At least one package has curve and surface evaluators that let users modify surfaces while providing plenty of feedback. For example, evaluation tools give users property information such as the tangency of points on surface edges that have been stitched together. The curve evaluator helps engineers evaluate tangency points of the mating surfaces and provides feedback on the continuity of the surfaces.

• And lastly, a surface modeler should support the creation of parametric and freeform surfaces. Parametrics will allow changing a model by making changes to dimension values. Additional design horsepower comes by combining surface tools with solid-modeling techniques.

For instance, solid-modeling methods provide functions such as extrusions, Booleans operations, surface and corner blending, parametric features, stitching, and capping surfaces into solids. More advanced solids generate helix curves, spirals, mathematical curve formulas, and smooth circular arc interpolations. Surfacing packages bring functions for healing imperfect surfaces, placing patches and planar surfaces, lofting, profile sweeping along multiple traces, and circular sweeping of extrusions. Together, users get a system that provides the best of both modeling worlds.

Design becomes a pointless exercise without thinking about a manufacturing process. A big plus for surface models is that they are just what the manufacturing expert ordered. A production engineer needs only good surfaces on which to generate toolpaths. For example, convert a solid model to an IGES file and send it to a shop, and it receives a surface model.

The process happens every day, but depending on the accuracy of the surfaces relative to the database, translating a file from one format to another often introduces model errors such as gaps between surfaces. On the design side, gaps are less critical. On the manufacturing side they are roadblocks to production. Healing tools in surfacing software fills the gaps. The tools maintain continuity between surface edges and make the surface mathematically accurate. What’s more, upstream applications such as analysis and simulation are also impossible on models with such defects.

Another consideration is the software’s ability to import data from other software packages. Because all systems employ different tolerance values when creating surfaces, importing surface data from a different system requires strong healing tools. That’s because incoming surface models are likely to include errors such as gaps. Look for tools such as continuity control which allows stitching together disconnected surfaces and the ability to translate to and from other systems by means of industry standards such as IGES, STEP, DXF, DWG, and SAT.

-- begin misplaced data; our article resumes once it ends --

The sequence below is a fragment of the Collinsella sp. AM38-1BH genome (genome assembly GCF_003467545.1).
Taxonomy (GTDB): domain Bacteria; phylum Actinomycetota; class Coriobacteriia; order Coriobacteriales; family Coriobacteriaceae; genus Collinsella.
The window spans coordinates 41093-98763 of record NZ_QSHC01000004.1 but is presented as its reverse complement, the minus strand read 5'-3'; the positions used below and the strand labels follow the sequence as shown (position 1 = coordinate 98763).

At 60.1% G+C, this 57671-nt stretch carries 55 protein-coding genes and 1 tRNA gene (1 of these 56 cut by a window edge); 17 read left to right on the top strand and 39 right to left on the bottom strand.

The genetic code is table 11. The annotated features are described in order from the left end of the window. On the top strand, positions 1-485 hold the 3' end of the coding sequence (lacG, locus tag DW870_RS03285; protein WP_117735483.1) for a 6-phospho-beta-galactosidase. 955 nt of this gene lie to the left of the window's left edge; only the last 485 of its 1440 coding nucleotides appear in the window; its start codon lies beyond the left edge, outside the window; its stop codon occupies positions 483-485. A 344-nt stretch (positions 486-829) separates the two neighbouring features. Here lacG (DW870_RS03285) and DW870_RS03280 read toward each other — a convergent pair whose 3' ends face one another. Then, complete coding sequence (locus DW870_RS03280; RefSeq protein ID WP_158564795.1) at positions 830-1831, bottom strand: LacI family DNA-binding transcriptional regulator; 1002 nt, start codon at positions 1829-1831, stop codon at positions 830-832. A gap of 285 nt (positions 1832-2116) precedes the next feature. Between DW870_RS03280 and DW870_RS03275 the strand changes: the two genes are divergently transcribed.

Continuity functions are also needed to control how the edges of two surfaces are brought together. When healing, for example, the two should just meet and not extend over one another. If they overlapped, it would produce a step, another manufacturing hazard. Continuity functions bring edges together with tangency points so that the two joined surfaces appear to the NC toolpath generator as continuous geometry.

Older systems had few healing tools and relied on patching to cure gaps. A Coon’s patch, for example, is one such method. It lets users patch the opening with a surface so that an NC toolpath generator would not drop paths into it. Not spotting a gap often meant gouging a part during manufacturing.

Despite advances in modeling systems, the biggest competitor to surface-modeling software remains the traditional paper and pencil. Many industrial design engineers feel the keyboard and mouse stifle their creativity. Only intuitive commands, ease-of-use, and strong free-form capabilities throughout the software will convince this group that productivity gains are still possible.

© 2010 Penton Media, Inc.